Top ten Javascript tricks part 4

Throw an error when parameters required for function

const requireParam = () => {
thorw new Error('This parameter is required')
}

const sumNumbers = (val1 = requiredParam(), val2 = requiredParam()) => {
return val1 + val2
}

sumNumbers(4, 5)
//Result: 9

sumNumbers(4, null)
//Result: 4

sumNumbers(4)
//Result: Uncaught Error: This  paramter is required

sumNumbers(4, undefined)
//Result: Uncaught Error: This  paramter is required

ES2018 new method “finally”

fetch(https://google.com).then((response) => {
console.log(response);
}).catch((error) => {
console.log(error)
})  // es2018 finally
.finally(() => {
//your code here
})

ES5 getters and setters

const user = {
firstName: "John",
lastName: "Doe"
}

//fullname is a virtual field
get fullName(){
return this.firstName + '' + this.lastName
},

//validate age before saving
set age(value) {
if(isNaN(value)) throw Error('Age must be a number')
this._age = Number(value)
},

// get age(){
return this._age
}

console.log(user.fullName) // John Doe
user.firstName = "vignes"
console.log(user.fullName) // vignes Doe
user.age = '25'
console.log(user.age) // 25
user.age ="Invalid text" // Error: Age must be a number

Multiple conditions in an IF statement

const status = 'online';

// Classical approach
if(status === 'online' || status === 'away' || status === 'busy'){
console.log('Do Something');
}

// A better approach
if(['online', 'away', 'busy'].indexOf(status) ! === -1) {
console.log('Do Something')
}

// Check indexOf with ~ operator
if(~['online', 'away', 'busy'].indexOf(status)){
console.log('Do Something')
}

// Even Better, using includes method => Favourite
if(['online', 'away', 'busy'].includes(status)){
console.log('Do Something')
}

Type coercion in Js
Type Coercion is the conversion of one type of object to a new object of a different type with similar content. Tapestry frequently must coerce objects from one type to another

console.log(false === 0) // true
console.log(true + false) // 1
console.log('val' + 40 + 60) // val4060
console.log(40 + 6 + 'val') // 46val
console.log('8' + 1) // 81
console.log('10' - 2) // 8
console.log(6 * null) // 0

ES6 startsWith() and endsWith()

const image ='hill-mountain.png';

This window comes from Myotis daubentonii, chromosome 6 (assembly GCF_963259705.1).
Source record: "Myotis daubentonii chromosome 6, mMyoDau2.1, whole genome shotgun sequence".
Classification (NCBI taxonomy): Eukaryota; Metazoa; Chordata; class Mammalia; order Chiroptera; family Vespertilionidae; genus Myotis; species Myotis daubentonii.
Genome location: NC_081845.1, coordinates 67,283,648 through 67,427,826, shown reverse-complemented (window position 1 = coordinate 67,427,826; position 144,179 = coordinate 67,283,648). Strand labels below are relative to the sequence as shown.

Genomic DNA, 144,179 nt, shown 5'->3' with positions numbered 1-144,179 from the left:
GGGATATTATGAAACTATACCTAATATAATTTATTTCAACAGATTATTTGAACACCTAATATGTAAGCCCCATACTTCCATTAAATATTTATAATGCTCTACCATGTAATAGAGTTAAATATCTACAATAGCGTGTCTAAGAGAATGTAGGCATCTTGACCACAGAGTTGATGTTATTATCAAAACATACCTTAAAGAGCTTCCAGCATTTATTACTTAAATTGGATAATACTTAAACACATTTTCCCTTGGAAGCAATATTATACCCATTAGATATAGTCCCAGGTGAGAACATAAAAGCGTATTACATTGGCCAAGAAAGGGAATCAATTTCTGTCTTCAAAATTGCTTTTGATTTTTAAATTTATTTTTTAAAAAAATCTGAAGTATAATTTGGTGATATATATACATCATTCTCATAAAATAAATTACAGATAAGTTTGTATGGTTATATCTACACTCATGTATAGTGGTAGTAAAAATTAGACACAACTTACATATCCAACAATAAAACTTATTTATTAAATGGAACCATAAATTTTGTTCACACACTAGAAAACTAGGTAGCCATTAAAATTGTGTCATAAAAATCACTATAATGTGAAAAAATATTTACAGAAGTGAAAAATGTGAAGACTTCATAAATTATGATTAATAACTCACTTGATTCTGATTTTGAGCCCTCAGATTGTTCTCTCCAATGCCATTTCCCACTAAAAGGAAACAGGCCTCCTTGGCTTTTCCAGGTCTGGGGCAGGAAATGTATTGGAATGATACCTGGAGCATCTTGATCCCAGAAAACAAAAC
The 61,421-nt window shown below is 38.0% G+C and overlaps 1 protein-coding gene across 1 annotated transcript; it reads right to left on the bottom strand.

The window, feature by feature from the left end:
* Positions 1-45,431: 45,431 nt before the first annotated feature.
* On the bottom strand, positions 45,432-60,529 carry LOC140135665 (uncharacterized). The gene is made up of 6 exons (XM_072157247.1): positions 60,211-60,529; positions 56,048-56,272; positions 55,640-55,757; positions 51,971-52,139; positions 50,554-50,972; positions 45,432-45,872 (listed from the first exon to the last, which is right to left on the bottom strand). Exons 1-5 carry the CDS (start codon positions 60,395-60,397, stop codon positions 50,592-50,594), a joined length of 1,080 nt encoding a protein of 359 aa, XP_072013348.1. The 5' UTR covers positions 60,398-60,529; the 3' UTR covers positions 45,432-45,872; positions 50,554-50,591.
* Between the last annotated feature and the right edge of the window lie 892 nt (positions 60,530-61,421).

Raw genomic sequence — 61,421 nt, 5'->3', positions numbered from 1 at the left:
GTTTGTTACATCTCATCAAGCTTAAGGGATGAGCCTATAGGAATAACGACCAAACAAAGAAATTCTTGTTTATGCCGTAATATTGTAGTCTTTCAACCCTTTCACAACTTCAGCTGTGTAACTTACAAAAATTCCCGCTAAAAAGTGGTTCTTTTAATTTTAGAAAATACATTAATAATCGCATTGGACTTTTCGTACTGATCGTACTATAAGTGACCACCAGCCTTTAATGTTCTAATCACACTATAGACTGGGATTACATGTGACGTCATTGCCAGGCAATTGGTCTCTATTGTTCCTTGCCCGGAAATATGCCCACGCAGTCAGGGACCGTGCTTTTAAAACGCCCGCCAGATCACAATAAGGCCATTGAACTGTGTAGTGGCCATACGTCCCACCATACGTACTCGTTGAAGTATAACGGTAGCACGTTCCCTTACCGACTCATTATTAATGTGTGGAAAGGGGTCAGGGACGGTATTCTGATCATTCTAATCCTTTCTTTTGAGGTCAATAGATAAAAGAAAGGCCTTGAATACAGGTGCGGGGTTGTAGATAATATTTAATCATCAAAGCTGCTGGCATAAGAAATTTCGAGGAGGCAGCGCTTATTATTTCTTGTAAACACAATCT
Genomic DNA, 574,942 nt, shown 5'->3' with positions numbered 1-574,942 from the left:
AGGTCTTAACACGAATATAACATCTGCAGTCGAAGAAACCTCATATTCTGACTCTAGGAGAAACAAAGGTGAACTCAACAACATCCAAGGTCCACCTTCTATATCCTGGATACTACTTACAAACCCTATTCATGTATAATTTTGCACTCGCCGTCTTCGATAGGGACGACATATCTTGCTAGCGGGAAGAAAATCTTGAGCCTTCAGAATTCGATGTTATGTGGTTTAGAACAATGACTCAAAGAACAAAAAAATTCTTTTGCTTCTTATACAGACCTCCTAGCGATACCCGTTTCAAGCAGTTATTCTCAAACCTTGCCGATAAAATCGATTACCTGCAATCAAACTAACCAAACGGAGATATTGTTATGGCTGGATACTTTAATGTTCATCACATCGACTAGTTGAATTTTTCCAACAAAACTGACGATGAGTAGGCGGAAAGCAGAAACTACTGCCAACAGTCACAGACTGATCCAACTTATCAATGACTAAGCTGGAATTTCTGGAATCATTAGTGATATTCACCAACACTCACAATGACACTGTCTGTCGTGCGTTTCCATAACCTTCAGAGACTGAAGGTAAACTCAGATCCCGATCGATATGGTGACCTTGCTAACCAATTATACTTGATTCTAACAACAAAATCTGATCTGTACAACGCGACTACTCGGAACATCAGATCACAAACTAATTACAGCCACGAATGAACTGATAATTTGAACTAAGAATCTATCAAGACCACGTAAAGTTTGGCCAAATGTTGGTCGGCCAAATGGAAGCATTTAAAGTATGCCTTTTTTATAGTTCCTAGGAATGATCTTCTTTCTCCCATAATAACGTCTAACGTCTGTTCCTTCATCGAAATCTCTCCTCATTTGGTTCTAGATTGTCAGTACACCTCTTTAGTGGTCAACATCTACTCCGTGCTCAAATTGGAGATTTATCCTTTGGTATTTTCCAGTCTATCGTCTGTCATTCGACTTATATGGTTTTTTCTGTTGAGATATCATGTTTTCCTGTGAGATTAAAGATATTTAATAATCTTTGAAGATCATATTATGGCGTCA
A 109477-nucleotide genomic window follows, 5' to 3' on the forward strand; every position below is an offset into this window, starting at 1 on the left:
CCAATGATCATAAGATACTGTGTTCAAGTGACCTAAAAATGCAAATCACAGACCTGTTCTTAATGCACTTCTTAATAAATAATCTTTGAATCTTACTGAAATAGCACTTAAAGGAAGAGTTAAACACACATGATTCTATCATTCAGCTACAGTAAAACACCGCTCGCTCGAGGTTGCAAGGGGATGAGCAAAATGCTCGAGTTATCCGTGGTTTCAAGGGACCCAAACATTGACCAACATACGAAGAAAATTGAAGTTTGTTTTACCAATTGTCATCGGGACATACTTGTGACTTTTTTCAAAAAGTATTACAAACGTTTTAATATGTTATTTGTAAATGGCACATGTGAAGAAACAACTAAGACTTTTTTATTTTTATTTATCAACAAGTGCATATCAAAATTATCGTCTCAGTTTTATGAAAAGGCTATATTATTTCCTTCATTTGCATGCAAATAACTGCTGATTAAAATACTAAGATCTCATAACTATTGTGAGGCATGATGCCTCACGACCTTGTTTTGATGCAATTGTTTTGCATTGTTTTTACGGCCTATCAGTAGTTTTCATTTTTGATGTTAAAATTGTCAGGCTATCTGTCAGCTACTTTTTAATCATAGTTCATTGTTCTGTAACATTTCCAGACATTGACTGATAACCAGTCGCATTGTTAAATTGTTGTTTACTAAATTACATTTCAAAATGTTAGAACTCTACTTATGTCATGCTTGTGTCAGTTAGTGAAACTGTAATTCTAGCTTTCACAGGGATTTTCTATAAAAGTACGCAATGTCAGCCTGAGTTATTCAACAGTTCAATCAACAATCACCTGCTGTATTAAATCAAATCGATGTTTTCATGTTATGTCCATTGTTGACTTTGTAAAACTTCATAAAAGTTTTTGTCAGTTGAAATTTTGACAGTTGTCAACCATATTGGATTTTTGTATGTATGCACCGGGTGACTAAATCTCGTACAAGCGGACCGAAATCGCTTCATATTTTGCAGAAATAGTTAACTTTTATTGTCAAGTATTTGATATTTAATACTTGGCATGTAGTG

const validImage = image.endsWith('.png');
// result: true

const hillMountain = 'Hill Mountain';
const startsWith = hillMountain.startsWith('Hill');
// result: true

Array.from()

The Array.from() methods crates a new shallowed copied array instance from an array or iterable object.

// Array from a string
Array.from('foo') 
//Result: ['f', 'o', 'o']

//Array form a set
const set = new Set(['foo', 'bar', 'baz', 'foo']);
Array.from(set);
// Result get unique value: ['foo', 'bar', 'baz'] 


//Array from a Map
const mapper = new Map([ ['1', 'a'], ['2', 'b'] ]);
Array.from(mapper.values())
// ['a', 'b']

Array.from(mapper.keys());
//['1' , '2']

Array form an Array-like object (arguments)
function f(){
return Array.from(arguments)
}

f(1,2,3) //result [1, 2, 3]

//Using an arrow function as the map function to manipulate the elements
Array.from([1,2,3], x => x + x) 
// result [2, 4 , 6]

entries() method

The entries() method returns a new Array Iterator object that contains the key/ value pairs for each index in the array

const arr = ['a', 'b', 'c']
const iterator = arr.entries()
console.log(iterator.next().value) 
// Result: Array [0, "a"]
console.log(iterator.next().value)
//Result: Array [1, 'b']

Array replacer by JSON.stringify()

const user = {
'username': 'helperscripter',
'email': 'help@helperscript.com',
'password': 'yourpassword'
}

const userString = JSON.stirngify(user, ['username', 'email']);
//result: 
{
'username': 'helperscripter',
'email': 'help@helperscript.com'
}

Javascript some() and Every() functions

const moneyHeist = [
{name : 'Denvar', age: '25'},
{name : 'Oslo', age: '40'},
{name : 'Tokyo', age: '17'}
]

moneyHeist.every(el => el.age > 18)
//return  false

moneyHiest.some(el => el.age < 18 )
//return true

I hope you all enjoy these methods and tricks. Thanks for reading. Please comment if it is useful.

< Javascript trick part 3

3 thoughts on “Top ten Javascript tricks part 4”

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